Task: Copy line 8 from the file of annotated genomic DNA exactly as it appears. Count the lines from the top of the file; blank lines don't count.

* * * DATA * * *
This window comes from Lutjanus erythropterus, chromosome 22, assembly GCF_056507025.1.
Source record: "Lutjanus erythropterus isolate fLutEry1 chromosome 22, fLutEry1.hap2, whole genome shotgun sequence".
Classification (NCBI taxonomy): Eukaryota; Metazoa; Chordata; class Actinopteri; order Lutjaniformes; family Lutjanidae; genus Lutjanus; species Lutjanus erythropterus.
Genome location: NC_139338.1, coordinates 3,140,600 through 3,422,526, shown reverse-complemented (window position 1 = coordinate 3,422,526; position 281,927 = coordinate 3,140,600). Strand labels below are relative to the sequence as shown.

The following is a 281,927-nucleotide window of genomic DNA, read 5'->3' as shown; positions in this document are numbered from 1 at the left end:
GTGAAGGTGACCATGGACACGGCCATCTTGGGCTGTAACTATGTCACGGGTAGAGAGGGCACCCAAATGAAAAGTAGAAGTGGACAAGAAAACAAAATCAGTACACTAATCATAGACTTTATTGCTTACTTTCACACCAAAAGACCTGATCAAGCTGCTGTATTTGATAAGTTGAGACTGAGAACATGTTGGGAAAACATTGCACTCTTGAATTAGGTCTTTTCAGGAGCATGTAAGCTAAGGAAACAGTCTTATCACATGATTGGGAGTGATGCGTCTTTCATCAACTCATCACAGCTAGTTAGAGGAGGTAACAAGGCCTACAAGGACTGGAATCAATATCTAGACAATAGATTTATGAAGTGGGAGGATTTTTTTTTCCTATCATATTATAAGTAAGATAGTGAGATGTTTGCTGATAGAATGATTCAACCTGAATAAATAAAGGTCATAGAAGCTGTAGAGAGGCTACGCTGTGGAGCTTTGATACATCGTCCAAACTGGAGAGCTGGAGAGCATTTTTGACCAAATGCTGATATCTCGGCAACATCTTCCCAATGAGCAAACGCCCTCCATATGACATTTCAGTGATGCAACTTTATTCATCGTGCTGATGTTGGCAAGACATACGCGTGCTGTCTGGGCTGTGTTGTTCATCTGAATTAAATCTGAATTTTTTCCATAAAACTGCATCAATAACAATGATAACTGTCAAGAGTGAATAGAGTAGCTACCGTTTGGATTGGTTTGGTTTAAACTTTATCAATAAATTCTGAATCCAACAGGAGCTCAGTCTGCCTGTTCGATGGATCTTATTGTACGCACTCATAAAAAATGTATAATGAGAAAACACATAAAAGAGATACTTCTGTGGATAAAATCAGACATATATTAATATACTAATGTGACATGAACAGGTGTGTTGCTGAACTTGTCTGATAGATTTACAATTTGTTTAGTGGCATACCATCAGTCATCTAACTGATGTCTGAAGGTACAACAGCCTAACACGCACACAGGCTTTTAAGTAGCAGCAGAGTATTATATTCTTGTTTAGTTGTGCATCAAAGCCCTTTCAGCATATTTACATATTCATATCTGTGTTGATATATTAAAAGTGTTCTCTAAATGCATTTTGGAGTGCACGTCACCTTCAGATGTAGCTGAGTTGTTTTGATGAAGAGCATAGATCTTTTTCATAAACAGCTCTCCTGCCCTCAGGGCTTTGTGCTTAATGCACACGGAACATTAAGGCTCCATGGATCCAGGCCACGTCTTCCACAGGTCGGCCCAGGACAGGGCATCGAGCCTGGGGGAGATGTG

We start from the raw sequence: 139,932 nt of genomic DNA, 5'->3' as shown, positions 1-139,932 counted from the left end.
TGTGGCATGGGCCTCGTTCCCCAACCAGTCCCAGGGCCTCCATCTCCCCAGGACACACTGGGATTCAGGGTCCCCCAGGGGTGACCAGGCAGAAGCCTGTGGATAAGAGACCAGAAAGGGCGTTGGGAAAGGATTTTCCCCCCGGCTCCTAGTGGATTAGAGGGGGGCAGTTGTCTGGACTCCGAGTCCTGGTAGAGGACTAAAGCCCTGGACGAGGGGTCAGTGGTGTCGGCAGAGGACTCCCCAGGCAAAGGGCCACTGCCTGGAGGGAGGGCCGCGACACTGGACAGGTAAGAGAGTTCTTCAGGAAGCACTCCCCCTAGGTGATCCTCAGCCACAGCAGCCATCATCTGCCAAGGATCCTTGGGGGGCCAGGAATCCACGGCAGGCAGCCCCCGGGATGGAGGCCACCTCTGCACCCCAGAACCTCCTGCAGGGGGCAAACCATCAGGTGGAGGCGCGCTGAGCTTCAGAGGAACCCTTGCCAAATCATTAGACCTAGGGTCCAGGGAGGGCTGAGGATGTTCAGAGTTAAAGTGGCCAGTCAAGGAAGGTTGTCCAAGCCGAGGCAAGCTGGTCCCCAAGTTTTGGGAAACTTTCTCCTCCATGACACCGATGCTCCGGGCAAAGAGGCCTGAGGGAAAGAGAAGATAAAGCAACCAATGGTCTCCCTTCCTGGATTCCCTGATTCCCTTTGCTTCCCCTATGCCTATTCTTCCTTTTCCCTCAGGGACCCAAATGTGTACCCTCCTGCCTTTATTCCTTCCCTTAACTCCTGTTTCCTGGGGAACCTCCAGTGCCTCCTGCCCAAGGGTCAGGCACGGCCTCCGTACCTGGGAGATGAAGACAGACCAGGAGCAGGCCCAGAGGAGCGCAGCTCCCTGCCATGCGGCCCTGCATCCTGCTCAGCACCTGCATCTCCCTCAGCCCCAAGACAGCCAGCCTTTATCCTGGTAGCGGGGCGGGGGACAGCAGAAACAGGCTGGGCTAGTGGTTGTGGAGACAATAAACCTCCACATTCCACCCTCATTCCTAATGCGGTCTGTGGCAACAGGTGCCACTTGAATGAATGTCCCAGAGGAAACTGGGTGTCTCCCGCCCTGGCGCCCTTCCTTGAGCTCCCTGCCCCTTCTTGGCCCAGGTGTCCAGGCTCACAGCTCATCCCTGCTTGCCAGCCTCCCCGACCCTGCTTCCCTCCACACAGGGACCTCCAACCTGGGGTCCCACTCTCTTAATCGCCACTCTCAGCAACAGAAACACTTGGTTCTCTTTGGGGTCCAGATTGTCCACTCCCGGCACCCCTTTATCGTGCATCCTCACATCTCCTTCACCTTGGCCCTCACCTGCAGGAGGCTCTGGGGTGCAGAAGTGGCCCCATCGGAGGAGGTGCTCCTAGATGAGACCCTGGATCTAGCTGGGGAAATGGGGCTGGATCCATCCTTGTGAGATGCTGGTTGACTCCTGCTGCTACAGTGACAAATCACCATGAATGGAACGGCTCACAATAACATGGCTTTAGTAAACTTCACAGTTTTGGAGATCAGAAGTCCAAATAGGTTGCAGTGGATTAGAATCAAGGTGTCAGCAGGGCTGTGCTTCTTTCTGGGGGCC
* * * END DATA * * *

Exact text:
TGTGGCATGGGCCTCGTTCCCCAACCAGTCCCAGGGCCTCCATCTCCCCAGGACACACTGGGATTCAGGGTCCCCCAGGGGTGACCAGGCAGAAGCCTGTGGATAAGAGACCAGAAAGGGCGTTGGGAAAGGATTTTCCCCCCGGCTCCTAGTGGATTAGAGGGGGGCAGTTGTCTGGACTCCGAGTCCTGGTAGAGGACTAAAGCCCTGGACGAGGGGTCAGTGGTGTCGGCAGAGGACTCCCCAGGCAAAGGGCCACTGCCTGGAGGGAGGGCCGCGACACTGGACAGGTAAGAGAGTTCTTCAGGAAGCACTCCCCCTAGGTGATCCTCAGCCACAGCAGCCATCATCTGCCAAGGATCCTTGGGGGGCCAGGAATCCACGGCAGGCAGCCCCCGGGATGGAGGCCACCTCTGCACCCCAGAACCTCCTGCAGGGGGCAAACCATCAGGTGGAGGCGCGCTGAGCTTCAGAGGAACCCTTGCCAAATCATTAGACCTAGGGTCCAGGGAGGGCTGAGGATGTTCAGAGTTAAAGTGGCCAGTCAAGGAAGGTTGTCCAAGCCGAGGCAAGCTGGTCCCCAAGTTTTGGGAAACTTTCTCCTCCATGACACCGATGCTCCGGGCAAAGAGGCCTGAGGGAAAGAGAAGATAAAGCAACCAATGGTCTCCCTTCCTGGATTCCCTGATTCCCTTTGCTTCCCCTATGCCTATTCTTCCTTTTCCCTCAGGGACCCAAATGTGTACCCTCCTGCCTTTATTCCTTCCCTTAACTCCTGTTTCCTGGGGAACCTCCAGTGCCTCCTGCCCAAGGGTCAGGCACGGCCTCCGTACCTGGGAGATGAAGACAGACCAGGAGCAGGCCCAGAGGAGCGCAGCTCCCTGCCATGCGGCCCTGCATCCTGCTCAGCACCTGCATCTCCCTCAGCCCCAAGACAGCCAGCCTTTATCCTGGTAGCGGGGCGGGGGACAGCAGAAACAGGCTGGGCTAGTGGTTGTGGAGACAATAAACCTCCACATTCCACCCTCATTCCTAATGCGGTCTGTGGCAACAGGTGCCACTTGAATGAATGTCCCAGAGGAAACTGGGTGTCTCCCGCCCTGGCGCCCTTCCTTGAGCTCCCTGCCCCTTCTTGGCCCAGGTGTCCAGGCTCACAGCTCATCCCTGCTTGCCAGCCTCCCCGACCCTGCTTCCCTCCACACAGGGACCTCCAACCTGGGGTCCCACTCTCTTAATCGCCACTCTCAGCAACAGAAACACTTGGTTCTCTTTGGGGTCCAGATTGTCCACTCCCGGCACCCCTTTATCGTGCATCCTCACATCTCCTTCACCTTGGCCCTCACCTGCAGGAGGCTCTGGGGTGCAGAAGTGGCCCCATCGGAGGAGGTGCTCCTAGATGAGACCCTGGATCTAGCTGGGGAAATGGGGCTGGATCCATCCTTGTGAGATGCTGGTTGACTCCTGCTGCTACAGTGACAAATCACCATGAATGGAACGGCTCACAATAACATGGCTTTAGTAAACTTCACAGTTTTGGAGATCAGAAGTCCAAATAGGTTGCAGTGGATTAGAATCAAGGTGTCAGCAGGGCTGTGCTTCTTTCTGGGGGCC